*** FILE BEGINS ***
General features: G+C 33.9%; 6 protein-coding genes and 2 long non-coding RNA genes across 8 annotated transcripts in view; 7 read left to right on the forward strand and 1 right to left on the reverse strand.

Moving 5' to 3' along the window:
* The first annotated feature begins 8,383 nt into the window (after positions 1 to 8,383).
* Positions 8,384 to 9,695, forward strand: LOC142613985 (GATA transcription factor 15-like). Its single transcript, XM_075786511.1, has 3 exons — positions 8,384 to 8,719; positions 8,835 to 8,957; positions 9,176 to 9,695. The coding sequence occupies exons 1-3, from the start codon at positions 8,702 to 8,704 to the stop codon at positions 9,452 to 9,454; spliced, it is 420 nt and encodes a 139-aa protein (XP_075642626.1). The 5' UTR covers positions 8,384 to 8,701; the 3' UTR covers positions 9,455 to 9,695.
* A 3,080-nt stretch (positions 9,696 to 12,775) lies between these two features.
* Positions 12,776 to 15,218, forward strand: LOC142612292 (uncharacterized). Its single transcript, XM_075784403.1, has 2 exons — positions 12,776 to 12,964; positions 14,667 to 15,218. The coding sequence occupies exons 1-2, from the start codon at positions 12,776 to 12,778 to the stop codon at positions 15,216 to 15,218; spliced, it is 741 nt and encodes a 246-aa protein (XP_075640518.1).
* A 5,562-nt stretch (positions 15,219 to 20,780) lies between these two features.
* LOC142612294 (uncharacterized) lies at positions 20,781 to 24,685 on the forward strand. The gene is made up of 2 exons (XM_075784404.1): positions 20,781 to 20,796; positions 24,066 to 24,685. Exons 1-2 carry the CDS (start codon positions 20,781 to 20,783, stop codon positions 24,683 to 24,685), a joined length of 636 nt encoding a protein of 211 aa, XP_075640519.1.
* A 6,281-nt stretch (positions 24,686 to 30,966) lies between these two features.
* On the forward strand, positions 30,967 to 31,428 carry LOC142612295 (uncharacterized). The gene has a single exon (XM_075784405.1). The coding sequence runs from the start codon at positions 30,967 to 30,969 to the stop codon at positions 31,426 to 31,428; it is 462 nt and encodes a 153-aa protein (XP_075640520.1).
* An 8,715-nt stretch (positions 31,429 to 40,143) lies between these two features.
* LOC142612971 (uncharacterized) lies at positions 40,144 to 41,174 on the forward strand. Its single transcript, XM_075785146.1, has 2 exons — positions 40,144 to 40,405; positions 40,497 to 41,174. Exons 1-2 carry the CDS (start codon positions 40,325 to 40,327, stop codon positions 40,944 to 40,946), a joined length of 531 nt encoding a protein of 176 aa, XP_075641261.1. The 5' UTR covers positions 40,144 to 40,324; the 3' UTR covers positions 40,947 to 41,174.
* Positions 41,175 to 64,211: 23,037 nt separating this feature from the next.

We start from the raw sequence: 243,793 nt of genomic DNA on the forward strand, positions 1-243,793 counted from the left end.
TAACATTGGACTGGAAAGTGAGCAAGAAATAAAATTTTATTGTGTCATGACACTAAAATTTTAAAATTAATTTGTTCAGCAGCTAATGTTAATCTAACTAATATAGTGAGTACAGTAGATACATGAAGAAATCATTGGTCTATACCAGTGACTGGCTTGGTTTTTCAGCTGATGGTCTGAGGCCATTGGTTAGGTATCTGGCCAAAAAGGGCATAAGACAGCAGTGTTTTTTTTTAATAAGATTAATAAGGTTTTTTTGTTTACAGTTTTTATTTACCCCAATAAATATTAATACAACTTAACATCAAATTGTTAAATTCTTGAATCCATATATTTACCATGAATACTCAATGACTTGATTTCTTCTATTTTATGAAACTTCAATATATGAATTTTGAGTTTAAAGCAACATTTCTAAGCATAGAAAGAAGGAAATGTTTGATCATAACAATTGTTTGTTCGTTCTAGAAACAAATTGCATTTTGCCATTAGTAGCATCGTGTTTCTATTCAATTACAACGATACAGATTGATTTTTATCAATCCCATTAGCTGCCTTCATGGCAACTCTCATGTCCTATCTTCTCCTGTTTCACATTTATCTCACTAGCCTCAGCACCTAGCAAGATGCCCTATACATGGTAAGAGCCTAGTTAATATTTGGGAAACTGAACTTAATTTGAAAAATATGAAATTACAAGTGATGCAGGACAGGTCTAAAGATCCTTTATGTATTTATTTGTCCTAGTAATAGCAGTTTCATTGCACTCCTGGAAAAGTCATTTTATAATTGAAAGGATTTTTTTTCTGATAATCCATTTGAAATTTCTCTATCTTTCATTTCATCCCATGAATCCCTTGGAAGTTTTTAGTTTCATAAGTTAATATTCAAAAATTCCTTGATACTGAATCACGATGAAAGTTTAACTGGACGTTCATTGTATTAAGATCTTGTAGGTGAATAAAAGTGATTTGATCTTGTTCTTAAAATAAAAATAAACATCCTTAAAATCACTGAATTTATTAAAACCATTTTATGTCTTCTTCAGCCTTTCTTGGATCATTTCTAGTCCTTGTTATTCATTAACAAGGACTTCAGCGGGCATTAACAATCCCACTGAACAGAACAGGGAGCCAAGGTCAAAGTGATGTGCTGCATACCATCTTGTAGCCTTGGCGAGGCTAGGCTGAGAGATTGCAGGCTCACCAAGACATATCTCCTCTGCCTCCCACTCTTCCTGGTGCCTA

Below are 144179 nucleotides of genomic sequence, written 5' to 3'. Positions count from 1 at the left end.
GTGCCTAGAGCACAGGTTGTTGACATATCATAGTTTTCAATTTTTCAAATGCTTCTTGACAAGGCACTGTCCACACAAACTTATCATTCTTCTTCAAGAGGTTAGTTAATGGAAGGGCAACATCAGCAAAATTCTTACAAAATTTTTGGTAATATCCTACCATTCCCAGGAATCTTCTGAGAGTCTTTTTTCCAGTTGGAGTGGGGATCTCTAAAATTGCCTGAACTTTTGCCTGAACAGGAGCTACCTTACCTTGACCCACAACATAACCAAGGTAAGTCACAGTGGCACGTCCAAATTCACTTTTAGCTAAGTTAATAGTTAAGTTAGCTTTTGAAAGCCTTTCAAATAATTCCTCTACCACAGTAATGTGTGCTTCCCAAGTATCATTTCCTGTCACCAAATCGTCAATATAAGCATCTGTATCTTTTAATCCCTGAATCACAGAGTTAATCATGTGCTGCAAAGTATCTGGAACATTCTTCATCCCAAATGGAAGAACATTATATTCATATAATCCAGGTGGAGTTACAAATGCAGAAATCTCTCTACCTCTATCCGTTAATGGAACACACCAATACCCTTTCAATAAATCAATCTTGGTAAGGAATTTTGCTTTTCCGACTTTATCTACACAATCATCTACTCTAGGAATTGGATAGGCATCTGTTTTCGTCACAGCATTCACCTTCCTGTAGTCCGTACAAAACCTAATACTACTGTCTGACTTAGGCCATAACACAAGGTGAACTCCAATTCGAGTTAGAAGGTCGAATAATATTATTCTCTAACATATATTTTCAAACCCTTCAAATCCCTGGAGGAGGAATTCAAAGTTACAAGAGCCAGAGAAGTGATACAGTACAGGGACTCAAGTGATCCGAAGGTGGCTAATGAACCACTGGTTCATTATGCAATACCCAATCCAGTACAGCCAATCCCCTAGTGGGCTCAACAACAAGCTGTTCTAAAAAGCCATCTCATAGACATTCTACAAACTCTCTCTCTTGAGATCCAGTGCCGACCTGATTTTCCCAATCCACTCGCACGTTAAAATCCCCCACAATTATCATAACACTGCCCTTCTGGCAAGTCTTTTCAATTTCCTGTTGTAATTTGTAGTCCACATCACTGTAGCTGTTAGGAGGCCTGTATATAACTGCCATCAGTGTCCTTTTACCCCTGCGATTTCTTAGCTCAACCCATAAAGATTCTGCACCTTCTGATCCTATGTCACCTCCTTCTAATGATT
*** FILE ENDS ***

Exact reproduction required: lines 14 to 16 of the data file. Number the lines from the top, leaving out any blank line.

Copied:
We start from the raw sequence: 243,793 nt of genomic DNA on the forward strand, positions 1-243,793 counted from the left end.
TAACATTGGACTGGAAAGTGAGCAAGAAATAAAATTTTATTGTGTCATGACACTAAAATTTTAAAATTAATTTGTTCAGCAGCTAATGTTAATCTAACTAATATAGTGAGTACAGTAGATACATGAAGAAATCATTGGTCTATACCAGTGACTGGCTTGGTTTTTCAGCTGATGGTCTGAGGCCATTGGTTAGGTATCTGGCCAAAAAGGGCATAAGACAGCAGTGTTTTTTTTTAATAAGATTAATAAGGTTTTTTTGTTTACAGTTTTTATTTACCCCAATAAATATTAATACAACTTAACATCAAATTGTTAAATTCTTGAATCCATATATTTACCATGAATACTCAATGACTTGATTTCTTCTATTTTATGAAACTTCAATATATGAATTTTGAGTTTAAAGCAACATTTCTAAGCATAGAAAGAAGGAAATGTTTGATCATAACAATTGTTTGTTCGTTCTAGAAACAAATTGCATTTTGCCATTAGTAGCATCGTGTTTCTATTCAATTACAACGATACAGATTGATTTTTATCAATCCCATTAGCTGCCTTCATGGCAACTCTCATGTCCTATCTTCTCCTGTTTCACATTTATCTCACTAGCCTCAGCACCTAGCAAGATGCCCTATACATGGTAAGAGCCTAGTTAATATTTGGGAAACTGAACTTAATTTGAAAAATATGAAATTACAAGTGATGCAGGACAGGTCTAAAGATCCTTTATGTATTTATTTGTCCTAGTAATAGCAGTTTCATTGCACTCCTGGAAAAGTCATTTTATAATTGAAAGGATTTTTTTTCTGATAATCCATTTGAAATTTCTCTATCTTTCATTTCATCCCATGAATCCCTTGGAAGTTTTTAGTTTCATAAGTTAATATTCAAAAATTCCTTGATACTGAATCACGATGAAAGTTTAACTGGACGTTCATTGTATTAAGATCTTGTAGGTGAATAAAAGTGATTTGATCTTGTTCTTAAAATAAAAATAAACATCCTTAAAATCACTGAATTTATTAAAACCATTTTATGTCTTCTTCAGCCTTTCTTGGATCATTTCTAGTCCTTGTTATTCATTAACAAGGACTTCAGCGGGCATTAACAATCCCACTGAACAGAACAGGGAGCCAAGGTCAAAGTGATGTGCTGCATACCATCTTGTAGCCTTGGCGAGGCTAGGCTGAGAGATTGCAGGCTCACCAAGACATATCTCCTCTGCCTCCCACTCTTCCTGGTGCCTA

Below are 144179 nucleotides of genomic sequence, written 5' to 3'. Positions count from 1 at the left end.